SFLC challenges Black Duck to open source code
A recent report from Black Duck Software suggests there has been a five per cent decline in the use of GPL licences since 2008. The Software Freedom Law Center's Aaron Williamson has called the figure "meaningless" pointing out that the methodology and mechanisms behind Black Duck's statistics are not available for scrutiny.
In a posting on the SFLC's blog, Williamson explains that there are inherent difficulties in analysing free software licensing. He goes on to note that Black Duck doesn't give any information on how the three hundred new sites added to the company's KnowledgeBase in the last year have affected the underlying data that they are comparing.
Because of these issues, Williamson calls on Black Duck to release its analysis software under an open source licence saying "I encourage Black Duck Software to release its own software under a free software license - whether by joining the alleged groundswell and using a permissive license, or by resort to a retrograde copyleft license – so that its methods can be evaluated by the community (not to mention its customers) and its reports can be rendered meaningful."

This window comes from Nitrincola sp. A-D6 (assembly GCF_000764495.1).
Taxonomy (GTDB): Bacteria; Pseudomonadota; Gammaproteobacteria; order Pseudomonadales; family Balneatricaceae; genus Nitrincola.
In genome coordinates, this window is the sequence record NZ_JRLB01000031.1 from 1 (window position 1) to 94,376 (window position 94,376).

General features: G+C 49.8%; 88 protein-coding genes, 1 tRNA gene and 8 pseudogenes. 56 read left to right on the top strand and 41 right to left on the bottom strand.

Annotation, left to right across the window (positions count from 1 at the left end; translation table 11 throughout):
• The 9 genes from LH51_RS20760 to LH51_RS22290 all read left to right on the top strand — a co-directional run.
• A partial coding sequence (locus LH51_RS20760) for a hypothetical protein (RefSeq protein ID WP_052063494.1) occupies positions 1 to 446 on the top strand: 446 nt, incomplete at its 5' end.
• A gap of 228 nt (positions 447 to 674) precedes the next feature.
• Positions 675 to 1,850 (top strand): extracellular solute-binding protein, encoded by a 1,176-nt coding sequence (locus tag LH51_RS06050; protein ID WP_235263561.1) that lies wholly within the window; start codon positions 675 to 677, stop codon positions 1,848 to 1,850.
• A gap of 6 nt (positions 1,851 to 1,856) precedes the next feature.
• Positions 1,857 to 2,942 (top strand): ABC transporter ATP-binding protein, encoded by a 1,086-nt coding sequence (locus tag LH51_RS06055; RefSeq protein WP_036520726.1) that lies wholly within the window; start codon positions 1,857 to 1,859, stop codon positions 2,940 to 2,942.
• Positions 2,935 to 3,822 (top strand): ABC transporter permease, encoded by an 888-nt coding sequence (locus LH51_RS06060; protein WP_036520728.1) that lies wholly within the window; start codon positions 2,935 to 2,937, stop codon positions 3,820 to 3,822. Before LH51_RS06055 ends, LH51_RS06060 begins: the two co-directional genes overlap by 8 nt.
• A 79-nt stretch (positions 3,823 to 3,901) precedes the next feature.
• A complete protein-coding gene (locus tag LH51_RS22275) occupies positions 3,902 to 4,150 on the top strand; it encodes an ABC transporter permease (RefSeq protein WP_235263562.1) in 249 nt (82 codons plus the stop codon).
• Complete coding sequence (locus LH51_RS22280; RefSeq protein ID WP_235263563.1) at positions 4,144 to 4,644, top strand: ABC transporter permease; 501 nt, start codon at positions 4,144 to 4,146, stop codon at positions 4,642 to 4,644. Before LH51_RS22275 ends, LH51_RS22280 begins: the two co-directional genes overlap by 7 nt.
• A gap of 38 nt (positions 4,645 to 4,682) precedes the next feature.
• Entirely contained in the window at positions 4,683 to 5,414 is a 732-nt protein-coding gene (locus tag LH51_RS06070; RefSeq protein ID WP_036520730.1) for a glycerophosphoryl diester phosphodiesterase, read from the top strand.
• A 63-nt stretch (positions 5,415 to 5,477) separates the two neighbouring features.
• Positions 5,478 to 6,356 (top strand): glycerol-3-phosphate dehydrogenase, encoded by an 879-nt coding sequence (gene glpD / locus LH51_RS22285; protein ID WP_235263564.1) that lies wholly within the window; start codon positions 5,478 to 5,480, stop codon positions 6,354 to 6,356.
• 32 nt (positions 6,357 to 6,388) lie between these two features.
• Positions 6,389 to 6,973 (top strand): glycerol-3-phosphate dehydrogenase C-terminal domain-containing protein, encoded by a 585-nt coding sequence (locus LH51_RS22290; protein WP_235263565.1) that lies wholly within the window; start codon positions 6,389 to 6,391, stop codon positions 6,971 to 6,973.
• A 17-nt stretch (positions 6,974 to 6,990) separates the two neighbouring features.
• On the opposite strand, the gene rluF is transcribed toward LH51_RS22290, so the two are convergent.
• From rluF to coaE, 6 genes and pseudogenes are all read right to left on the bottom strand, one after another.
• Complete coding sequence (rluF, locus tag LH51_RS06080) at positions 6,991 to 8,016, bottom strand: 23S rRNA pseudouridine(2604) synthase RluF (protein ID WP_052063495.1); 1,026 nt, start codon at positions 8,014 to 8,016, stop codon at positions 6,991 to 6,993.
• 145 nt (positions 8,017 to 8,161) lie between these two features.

Black Duck's Peter Vescuso rejected the call in a forum posting on zdnet.com saying "While Black Duck, like Red Hat and many other participants in the open source community, does not make all its products available under an open source license, we believe we provide significant contributions to the community by providing the means by which customers can more easily comply with authors' desires and obligations, and providing free resources and code search to the community (via Koders.com), which many believe to be the most significant value of all."